I quite like udon noodles, but the soup rarely fills me with joy…


Dang, so true.

I love ramen broth, but I love udon noodles.


Someone should combine them into one glorious dish. Radon. No, wait… umen?

Eh, I reckon someone already has. Nearest I’ve been able to find, though, is ankake udon.


What? :0 This was yesterday? I thought it was Saturday. :open_mouth:

Feel free to discuss at your leisure.

I forgot that よつばと! is one thread for the whole volume. I could have been discussing this week’s chapter since this morning already…

I know someone’s been waiting to read the discussion:


(I hope I have the page numbers right.)

Page 35, after Yotsuba’s father gives examples of things ordered, Yotsuba uses the word せいようふう. I can’t believe I didn’t realize this was 西洋風. (I had to look it up.) To repent, I’ll play more Japanese video games in kana-only mode.

Page 37, I spent longer than I should have trying to figure what Yotsuba meant by 「これはあかいからからい?」 I had difficulty on parsing it out. Once I figured it out (asking if it’s spicy because it’s red) I realized I was overthinking it. From now on, I shall recommend to anyone not to overthink the words of a four-year-old.

Same page: 「これはみどりだから…バッタ?」 I had actually skipped the last line, then reading this one caused me to go back to it and understand it. As for this one, I knew she couldn’t be saying バター. Looking up バッタ has taught me that the sense of children…is nonsense. (You’d think having young nephews, I’d know this by now.)

Page 43, Yotsuba’s 「ぴざここです」 sign makes me feel much better about my Japanese handwriting. (It’s not a very high hurdle, though.)

Page 50, my small victory was being able to recognize and read 想像 (WK level 13).

Page 55, empty pizza box. This is just bad parenting, not letting Yotsuba experience refrigerated pizza for breakfast the morning after! (I know, it’s not for everyone.)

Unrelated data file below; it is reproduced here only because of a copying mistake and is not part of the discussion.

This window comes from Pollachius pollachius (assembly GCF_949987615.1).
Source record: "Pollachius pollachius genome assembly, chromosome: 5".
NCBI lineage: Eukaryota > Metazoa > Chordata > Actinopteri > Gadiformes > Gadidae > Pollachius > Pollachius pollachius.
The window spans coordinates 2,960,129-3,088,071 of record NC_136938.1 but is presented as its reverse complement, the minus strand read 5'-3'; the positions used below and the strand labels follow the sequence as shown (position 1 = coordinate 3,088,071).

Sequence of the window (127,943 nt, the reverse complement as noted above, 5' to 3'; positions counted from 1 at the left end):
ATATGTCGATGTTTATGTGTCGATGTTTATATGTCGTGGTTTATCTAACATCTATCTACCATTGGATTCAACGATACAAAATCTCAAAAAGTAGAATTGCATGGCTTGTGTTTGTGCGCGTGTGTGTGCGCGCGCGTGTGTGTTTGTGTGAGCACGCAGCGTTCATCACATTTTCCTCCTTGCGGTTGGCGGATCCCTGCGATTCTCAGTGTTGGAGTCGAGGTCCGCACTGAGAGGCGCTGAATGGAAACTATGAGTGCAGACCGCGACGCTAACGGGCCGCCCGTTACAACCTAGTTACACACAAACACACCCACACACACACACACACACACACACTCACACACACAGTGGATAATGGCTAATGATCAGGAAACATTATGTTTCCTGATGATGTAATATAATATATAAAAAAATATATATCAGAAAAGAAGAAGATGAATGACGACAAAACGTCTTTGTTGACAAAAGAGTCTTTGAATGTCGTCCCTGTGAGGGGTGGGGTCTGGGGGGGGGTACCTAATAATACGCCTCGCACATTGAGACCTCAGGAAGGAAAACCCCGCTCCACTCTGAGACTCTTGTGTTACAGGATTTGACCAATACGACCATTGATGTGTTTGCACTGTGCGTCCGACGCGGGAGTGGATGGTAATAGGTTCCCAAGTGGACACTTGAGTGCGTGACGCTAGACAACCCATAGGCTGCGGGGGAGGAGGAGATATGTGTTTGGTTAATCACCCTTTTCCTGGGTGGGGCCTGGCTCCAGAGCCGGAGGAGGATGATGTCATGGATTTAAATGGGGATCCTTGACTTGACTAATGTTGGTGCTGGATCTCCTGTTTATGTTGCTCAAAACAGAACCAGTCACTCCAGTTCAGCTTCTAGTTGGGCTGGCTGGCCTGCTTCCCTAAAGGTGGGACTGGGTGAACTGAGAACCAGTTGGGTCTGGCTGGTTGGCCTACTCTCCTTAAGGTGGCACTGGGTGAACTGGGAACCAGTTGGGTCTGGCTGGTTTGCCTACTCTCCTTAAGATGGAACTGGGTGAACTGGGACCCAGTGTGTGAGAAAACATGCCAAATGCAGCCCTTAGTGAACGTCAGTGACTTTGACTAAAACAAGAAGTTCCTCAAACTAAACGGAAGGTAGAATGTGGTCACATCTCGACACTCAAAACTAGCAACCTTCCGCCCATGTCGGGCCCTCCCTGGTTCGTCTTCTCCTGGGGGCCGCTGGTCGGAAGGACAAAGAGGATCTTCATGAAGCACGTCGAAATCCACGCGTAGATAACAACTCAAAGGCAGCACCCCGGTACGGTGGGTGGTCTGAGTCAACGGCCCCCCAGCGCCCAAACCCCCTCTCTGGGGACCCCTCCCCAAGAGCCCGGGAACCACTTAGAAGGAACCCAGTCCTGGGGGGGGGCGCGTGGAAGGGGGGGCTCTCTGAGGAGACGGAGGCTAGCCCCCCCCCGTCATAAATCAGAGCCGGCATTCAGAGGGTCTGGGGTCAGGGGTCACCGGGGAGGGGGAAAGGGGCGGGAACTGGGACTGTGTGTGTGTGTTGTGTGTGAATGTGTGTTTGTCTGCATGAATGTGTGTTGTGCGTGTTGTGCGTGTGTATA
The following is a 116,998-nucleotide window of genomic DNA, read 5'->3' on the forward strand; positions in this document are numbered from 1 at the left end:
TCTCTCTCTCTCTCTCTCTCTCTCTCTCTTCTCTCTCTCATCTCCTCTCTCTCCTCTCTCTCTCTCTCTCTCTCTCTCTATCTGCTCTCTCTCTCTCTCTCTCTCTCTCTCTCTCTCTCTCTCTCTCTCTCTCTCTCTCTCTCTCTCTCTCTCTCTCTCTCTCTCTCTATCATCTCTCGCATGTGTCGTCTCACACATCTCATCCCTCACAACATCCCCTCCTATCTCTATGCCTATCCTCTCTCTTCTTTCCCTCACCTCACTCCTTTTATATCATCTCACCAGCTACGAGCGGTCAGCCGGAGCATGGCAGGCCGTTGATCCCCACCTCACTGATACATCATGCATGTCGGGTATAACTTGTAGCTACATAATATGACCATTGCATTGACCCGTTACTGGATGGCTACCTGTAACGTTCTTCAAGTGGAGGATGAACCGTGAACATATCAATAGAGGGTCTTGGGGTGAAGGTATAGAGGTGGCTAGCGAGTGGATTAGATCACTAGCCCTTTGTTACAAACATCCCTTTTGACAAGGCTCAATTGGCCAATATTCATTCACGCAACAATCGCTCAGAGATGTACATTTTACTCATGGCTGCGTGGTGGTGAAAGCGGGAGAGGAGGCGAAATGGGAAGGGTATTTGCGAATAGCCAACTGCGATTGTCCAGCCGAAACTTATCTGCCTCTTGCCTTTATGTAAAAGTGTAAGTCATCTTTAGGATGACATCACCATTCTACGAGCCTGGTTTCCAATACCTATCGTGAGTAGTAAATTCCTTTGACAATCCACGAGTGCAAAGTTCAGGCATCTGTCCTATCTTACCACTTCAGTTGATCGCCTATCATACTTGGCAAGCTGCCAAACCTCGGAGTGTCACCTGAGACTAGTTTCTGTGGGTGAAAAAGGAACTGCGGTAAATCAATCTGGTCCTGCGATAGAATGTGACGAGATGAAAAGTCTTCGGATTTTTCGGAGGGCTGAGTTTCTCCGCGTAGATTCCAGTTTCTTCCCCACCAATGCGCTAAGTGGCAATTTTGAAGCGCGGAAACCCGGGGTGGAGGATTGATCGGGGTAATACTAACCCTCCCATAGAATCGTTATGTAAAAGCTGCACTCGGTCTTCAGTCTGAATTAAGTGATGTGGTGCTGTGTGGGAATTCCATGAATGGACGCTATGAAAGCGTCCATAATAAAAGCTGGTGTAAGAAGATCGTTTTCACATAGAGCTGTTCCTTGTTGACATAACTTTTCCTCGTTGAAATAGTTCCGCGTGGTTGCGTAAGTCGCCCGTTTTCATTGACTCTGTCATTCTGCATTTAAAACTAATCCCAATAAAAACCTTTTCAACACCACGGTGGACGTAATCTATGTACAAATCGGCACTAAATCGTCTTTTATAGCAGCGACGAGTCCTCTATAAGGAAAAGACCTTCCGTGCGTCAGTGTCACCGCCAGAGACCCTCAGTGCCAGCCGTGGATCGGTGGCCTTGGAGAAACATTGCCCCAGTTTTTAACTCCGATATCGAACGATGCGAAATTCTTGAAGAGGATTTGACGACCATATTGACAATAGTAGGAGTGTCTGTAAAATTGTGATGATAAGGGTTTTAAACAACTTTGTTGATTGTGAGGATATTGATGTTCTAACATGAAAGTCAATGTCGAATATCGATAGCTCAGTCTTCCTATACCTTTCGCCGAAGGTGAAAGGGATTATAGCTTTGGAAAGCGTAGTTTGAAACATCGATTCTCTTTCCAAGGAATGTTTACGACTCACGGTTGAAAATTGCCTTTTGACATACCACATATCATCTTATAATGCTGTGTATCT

I love Koiwai’s immediate look of suspicion on page 34. “Precisely how selectively has Yotsuba’s mail filing system been working?”

Heh, page 50 is an entire page of just the delivery guy handing over the order. Yotsuba looks ready to explode by the final panel.

Think it’s just bad childing. Koiwai intended for there to be pizza left over. (Also, it’s page 59. You’re four pages out.)


Page 33

This is the only text I’m having trouble with this chapter. じーだけのははずれでもうらがしろいのはすこしあたり

Can someone help me out with this? Not even sure where to separate out the words.

Otherwise, fun chapter. And I definitely want some pizza now. :pizza:

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This should help with the parsing:

  • じー = letter(s) (not sure why the ー)
  • だけ = only
  • の = makes it a noun (thing that is only letters)
  • は = topic marker (makes it clear which mail is being talked about)
  • はずれ = failure
  • でも = however
  • うら = back
  • が = subject marker (assigns subject back [above] the property of being white [below])
  • しろい = white
  • の = makes it a noun (thing that has a white back)
  • は = topic marker (makes it clear which mail is being talked about)
  • すこし = little
  • あたり = success

That is incredibly help, thank you so much!

Not realising that じー was 字 set me up tor failure from the beginning. Haha. I was also thinking that はずれ was part of a verb, which was throwing me off. Makes sense now though!